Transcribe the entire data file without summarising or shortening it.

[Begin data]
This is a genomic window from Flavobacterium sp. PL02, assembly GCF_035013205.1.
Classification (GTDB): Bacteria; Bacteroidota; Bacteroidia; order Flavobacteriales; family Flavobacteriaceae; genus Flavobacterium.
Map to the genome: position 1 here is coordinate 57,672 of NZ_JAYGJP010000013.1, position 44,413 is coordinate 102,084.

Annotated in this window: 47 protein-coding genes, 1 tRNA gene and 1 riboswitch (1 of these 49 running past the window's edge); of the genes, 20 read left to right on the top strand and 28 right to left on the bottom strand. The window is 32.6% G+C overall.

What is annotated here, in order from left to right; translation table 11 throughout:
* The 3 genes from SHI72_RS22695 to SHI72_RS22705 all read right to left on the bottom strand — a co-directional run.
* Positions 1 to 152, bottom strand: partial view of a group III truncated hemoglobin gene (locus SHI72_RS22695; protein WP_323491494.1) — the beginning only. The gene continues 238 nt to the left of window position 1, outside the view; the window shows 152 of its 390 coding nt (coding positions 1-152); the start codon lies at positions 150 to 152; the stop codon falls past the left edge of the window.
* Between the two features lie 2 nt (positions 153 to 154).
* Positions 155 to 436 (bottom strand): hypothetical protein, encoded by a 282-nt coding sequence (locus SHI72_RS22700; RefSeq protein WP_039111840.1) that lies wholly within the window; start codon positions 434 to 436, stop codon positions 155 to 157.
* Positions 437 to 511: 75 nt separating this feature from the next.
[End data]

This is a genomic window from Flavobacterium sp. PL02, assembly GCF_035013205.1.
Classification (GTDB): Bacteria; Bacteroidota; Bacteroidia; order Flavobacteriales; family Flavobacteriaceae; genus Flavobacterium.
Map to the genome: position 1 here is coordinate 57,672 of NZ_JAYGJP010000013.1, position 44,413 is coordinate 102,084.

Annotated in this window: 47 protein-coding genes, 1 tRNA gene and 1 riboswitch (1 of these 49 running past the window's edge); of the genes, 20 read left to right on the top strand and 28 right to left on the bottom strand. The window is 32.6% G+C overall.

What is annotated here, in order from left to right; translation table 11 throughout:
* The 3 genes from SHI72_RS22695 to SHI72_RS22705 all read right to left on the bottom strand — a co-directional run.
* Positions 1 to 152, bottom strand: partial view of a group III truncated hemoglobin gene (locus SHI72_RS22695; protein WP_323491494.1) — the beginning only. The gene continues 238 nt to the left of window position 1, outside the view; the window shows 152 of its 390 coding nt (coding positions 1-152); the start codon lies at positions 150 to 152; the stop codon falls past the left edge of the window.
* Between the two features lie 2 nt (positions 153 to 154).
* Positions 155 to 436 (bottom strand): hypothetical protein, encoded by a 282-nt coding sequence (locus SHI72_RS22700; RefSeq protein WP_039111840.1) that lies wholly within the window; start codon positions 434 to 436, stop codon positions 155 to 157.
* Positions 437 to 511: 75 nt separating this feature from the next.